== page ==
Hainan Bets on Horse Racing
* China’s State Council is encouraging Hainan to nurture horse racing as part of a plan to turn the island province into a hot spot for sports tourism.
* However, the government did not explicitly say that the change would legalize gambling on horse racing.
(Beijing) — Betting on horse racing could be just around the corner in China’s island province of Hainan, as Chinese authorities have lifted a ban on the activity.
The ruling Communist Party and the State Council, the country’s cabinet, said in a directive late Saturday that they encourage Hainan to nurture horse racing, as well as beach and water sports, as part of a plan to turn the island into a hot spot for sports tourism. The region can also explore lottery products linked to domestic and major international sports, the document said.
However, the central authority stopped short of offering details over where, when and how the sports facilities should be built and operated. Nor did it explicitly say that the move amounts to legalizing horse-race gambling on the Chinese mainland.
The news came on the same day that President Xi Jinping announced that Hainan, with a population of 9.3 million, would become a free trade zone and free trade port “as a test ground for deeper reform and greater environmental conservation, as well as a center for international tourism.”
Hainan has been a special economic zone for 30 years, but the new free-trade status will allow goods to be imported, manufactured and re-exported without intervention by Chinese customs.
Xi said that Hainan’s geographical separation from the mainland offers unique advantages for further reforms.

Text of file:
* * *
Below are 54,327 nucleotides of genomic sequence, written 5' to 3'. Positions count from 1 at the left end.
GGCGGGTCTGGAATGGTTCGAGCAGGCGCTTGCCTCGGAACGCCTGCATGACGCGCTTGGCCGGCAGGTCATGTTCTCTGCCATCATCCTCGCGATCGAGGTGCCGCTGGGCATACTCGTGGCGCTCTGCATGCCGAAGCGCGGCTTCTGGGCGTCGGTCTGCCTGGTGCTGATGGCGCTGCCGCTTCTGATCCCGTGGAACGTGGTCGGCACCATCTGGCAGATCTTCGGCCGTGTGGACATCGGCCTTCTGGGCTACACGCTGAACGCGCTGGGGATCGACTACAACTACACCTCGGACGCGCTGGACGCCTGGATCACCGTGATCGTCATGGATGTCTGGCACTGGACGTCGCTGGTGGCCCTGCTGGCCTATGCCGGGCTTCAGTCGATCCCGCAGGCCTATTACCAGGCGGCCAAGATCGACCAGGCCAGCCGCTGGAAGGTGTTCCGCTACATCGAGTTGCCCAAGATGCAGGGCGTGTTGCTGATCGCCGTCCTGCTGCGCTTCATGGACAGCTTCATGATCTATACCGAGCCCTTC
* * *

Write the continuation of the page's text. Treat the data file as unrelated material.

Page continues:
Gambling is illegal on the Chinese mainland except through lotteries operated by the country’s sports watchdog, the General Administration of Sport, and the Ministry of Civil Affairs, which oversees poverty reduction and disaster relief.
Legalizing gambling on horse racing gained momentum in 2009 after the State Council said it would consider permitting some types of sports betting and lotteries in Hainan, according to Zhao Tielin, director of the government-backed Hainan Equestrian Association.
However, in 2011, the then-party chief of the province, Wei Liucheng, pushed back against the idea, saying that “Hainan would not be open to gambling on horse racing like Macau.”
Nevertheless, the province has been researching possibilities, according Wang Wei, an adviser to the association. The province’s Department of Culture, Radio, Television, Publication and Sports wrote to the association in August 2015, suggesting the association start working on a plan for horse racing, polo and equestrian infrastructure on the island. Once the facilities are in operation, both sides can sit down for talks over possible gambling in association with the sports, according to Wang. The association drew up a proposal on the feasibility of a lottery on horse racing, he said.
But in October, the provincial government suspended the registration of companies looking to get into businesses related to gambling on horse racing, and revoked approval for sports gambling from companies that had previously registered as gambling businesses.
Those curb came after more than 70 companies, each which had pledged more than 10 million yuan ($1.6 million) in capital, registered in Hainan as internet gaming companies to conduct gambling businesses, including online lotteries and equestrian gaming, apparently riding on speculation that betting on horse racing could also be legalized.
Contact reporter Li Rongde (firstname.lastname@example.org)
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